Drug Design, Development and Therapy, Dec 2016 Volume 2017:11 Pages 91—102, DOI https://doi.org/10.2147/DDDT.S79870
Shao-Jun Huang,1 Xian-Hua Wang,2 Zhi-Dong Liu,1 Wen-Li Cao,3 Yi Han,1 Ai-Guo Ma,2 Shao-Fa Xu1
1Department of Thoracic Surgery, Beijing Chest Hospital, Capital Medical University, Beijing, People’s Republic of China; 2Department of Nutrition and Food Hygiene, Institute of Human Nutrition, Medical College of Qingdao University, Qingdao, People’s Republic of China; 3Department of Pulmonary Medicine, Beijing Geriatric Hospital, Beijing, People’s Republic of China
- Overview Tuberculosis and Vitamin D TB has been increasing while vitamin D has been decreasing
- All items in TB and vitamin D
- Less likely to catch Tuberculosis if have OK level of vitamin D – Nov 2014
- Tuberculosis treatment greatly helped by injection of 200,000 IU of vitamin D – RCT April 2016
- Children with active TB were 4.6X more likely to have low vitamin D – Dec 2014 has following charts
- Tuberculosis 3X more likely if less than 12 ng of Vitamin D - meta-analysis Sept 2019
- Tuberculosis increased risk if poor Vitamin D receptor varies by race – meta-analysis Feb 2019
- Tuberculosis (multi-drug resistant) was 13.4 X more likely to be quickly cleared with Vitamin D - Meta-analysis Feb 2019
- Catching Tuberculosis from family member 2 X more likely if low vitamin D – meta-analysis Dec 2018
- Tuberculosis in children 1.7 X more likely if low vitamin D – meta-analysis Aug 2018
- Low vitamin D is a risk factor for tuberculosis – meta-analysis Dec 2016
- Tuberculosis 1.3 times more likely if poor Vitamin D Receptor – meta-analysis Oct 2016
- Tuberculosis 4.5X more likely if vitamin D less than 10 nanogram – meta-analysis May 2015
- Tuberculosis, genes and vitamin D – Meta-Analysis Dec 2013
- TB associated with low vitamin D in a review and meta-analysis – 2008
- TB and vitamin D updated review and meta-analysis – plays a role Jan 2010
Background and aim: To conduct meta-analyses of all published studies on various aspects of association between vitamin D and tuberculosis (TB).
Methods: PubMed and Web of Knowledge were searched for all properly controlled studies on vitamin D and TB. Pooled odds ratio, mean difference or standardized mean difference, and its corresponding 95% confidence interval were calculated with the Cochrane Review Manager 5.3.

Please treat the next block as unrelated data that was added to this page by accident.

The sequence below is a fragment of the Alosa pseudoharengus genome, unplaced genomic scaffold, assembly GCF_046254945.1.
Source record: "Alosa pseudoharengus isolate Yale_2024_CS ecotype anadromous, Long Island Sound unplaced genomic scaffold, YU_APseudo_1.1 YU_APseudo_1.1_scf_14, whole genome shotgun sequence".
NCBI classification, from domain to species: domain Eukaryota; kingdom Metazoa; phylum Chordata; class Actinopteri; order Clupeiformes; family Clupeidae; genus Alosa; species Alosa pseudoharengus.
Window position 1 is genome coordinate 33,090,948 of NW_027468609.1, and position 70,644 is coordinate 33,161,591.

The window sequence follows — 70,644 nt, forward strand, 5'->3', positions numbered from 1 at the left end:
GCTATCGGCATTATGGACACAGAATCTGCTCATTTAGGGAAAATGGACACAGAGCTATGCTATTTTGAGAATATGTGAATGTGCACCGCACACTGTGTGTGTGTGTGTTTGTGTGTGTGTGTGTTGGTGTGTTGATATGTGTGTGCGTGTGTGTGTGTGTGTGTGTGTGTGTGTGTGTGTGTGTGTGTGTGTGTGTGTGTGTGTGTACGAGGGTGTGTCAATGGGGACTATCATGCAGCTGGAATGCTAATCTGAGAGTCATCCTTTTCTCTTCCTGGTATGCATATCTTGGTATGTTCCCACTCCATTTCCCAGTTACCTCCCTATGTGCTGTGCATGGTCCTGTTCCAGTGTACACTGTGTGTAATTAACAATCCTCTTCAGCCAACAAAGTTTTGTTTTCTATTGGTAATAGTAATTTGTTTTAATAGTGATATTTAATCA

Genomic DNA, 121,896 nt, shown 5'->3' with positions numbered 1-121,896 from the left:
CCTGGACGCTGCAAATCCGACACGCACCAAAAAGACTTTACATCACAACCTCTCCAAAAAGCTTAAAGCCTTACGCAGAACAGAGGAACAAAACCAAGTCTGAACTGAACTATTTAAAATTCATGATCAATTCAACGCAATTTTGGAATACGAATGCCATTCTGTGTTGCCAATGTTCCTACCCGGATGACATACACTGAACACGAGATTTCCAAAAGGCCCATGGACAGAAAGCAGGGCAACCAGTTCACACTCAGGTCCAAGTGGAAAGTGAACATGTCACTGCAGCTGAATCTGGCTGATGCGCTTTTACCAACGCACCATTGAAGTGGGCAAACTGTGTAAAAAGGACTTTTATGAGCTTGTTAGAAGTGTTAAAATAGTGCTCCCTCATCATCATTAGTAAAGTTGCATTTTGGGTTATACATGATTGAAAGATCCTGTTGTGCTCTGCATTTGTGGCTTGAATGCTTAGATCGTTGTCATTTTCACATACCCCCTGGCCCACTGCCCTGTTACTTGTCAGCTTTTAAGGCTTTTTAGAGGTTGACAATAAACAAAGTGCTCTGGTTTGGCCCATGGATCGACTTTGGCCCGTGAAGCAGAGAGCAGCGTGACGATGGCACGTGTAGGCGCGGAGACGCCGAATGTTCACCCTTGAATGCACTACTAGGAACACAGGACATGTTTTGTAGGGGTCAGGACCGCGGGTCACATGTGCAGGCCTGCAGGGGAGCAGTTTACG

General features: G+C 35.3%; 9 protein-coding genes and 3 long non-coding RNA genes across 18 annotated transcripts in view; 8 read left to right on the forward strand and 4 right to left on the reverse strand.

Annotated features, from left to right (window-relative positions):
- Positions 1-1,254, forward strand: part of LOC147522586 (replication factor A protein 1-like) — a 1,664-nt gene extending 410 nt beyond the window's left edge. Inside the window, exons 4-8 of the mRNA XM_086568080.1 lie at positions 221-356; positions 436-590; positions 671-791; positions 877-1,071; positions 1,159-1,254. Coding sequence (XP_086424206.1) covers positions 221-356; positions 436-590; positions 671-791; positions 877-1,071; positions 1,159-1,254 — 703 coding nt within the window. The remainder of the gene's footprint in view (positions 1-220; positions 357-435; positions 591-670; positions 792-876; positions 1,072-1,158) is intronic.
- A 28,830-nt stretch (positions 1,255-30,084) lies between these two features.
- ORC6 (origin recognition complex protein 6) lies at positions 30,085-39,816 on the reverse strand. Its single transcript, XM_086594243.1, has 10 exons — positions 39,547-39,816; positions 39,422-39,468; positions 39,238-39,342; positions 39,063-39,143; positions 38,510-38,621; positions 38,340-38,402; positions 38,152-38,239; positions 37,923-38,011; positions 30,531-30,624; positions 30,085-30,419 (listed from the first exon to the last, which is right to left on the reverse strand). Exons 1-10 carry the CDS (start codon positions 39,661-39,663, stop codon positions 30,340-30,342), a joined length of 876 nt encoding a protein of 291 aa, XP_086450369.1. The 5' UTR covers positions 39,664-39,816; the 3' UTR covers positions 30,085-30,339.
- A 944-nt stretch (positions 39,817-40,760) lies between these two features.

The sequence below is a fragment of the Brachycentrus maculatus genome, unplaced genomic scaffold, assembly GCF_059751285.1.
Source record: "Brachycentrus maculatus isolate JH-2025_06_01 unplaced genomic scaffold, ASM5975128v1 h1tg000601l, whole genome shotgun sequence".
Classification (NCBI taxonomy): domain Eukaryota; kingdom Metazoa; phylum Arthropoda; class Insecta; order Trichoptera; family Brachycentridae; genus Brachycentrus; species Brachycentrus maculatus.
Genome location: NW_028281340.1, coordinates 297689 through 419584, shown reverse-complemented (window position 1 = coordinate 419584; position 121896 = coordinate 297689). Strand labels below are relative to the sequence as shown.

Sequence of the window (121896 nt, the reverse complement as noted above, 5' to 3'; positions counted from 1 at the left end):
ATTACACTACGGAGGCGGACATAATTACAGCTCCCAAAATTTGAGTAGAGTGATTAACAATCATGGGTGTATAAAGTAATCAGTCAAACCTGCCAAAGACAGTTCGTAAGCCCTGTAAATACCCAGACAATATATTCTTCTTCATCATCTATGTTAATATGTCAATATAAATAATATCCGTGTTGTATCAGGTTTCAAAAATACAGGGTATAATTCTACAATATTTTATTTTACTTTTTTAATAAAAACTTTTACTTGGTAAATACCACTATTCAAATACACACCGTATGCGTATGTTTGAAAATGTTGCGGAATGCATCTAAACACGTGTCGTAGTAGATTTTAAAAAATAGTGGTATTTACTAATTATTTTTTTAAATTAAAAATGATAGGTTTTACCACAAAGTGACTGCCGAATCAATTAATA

Results: A significantly lower vitamin D level was found in TB patients vs controls; vitamin D deficiency (VDD) was associated with an increased risk of TB, although such an association was lacking in the African population and in the human immunodeficiency virus-infected African population. A significantly lower vitamin D level was found in human immunodeficiency virus-TB-coinfected African patients receiving antiretroviral treatment who developed TB-associated immune reconstitution inflammatory syndrome vs those who did not develop TB-associated immune reconstitution inflammatory syndrome. VDD was associated with an increased risk of developing active TB in those subjects with latent TB infection and with an increased risk of tuberculin skin test conversion/TB infection conversion, and the trend toward a lower vitamin D level in active TB patients vs latent TB infection subjects did not reach statistical significance, indicating that VDD was more likely a risk factor than a consequence of TB.
This concept was further strengthened by our result that anti-TB treatment did not affect vitamin D level in TB patients receiving the treatment.
Conclusion: Our analyses revealed an association between vitamin D and TB. VDD is more likely a risk factor for TB than its consequence. More studies are needed to determine whether vitamin D supplementation is beneficial to TB prevention and treatment.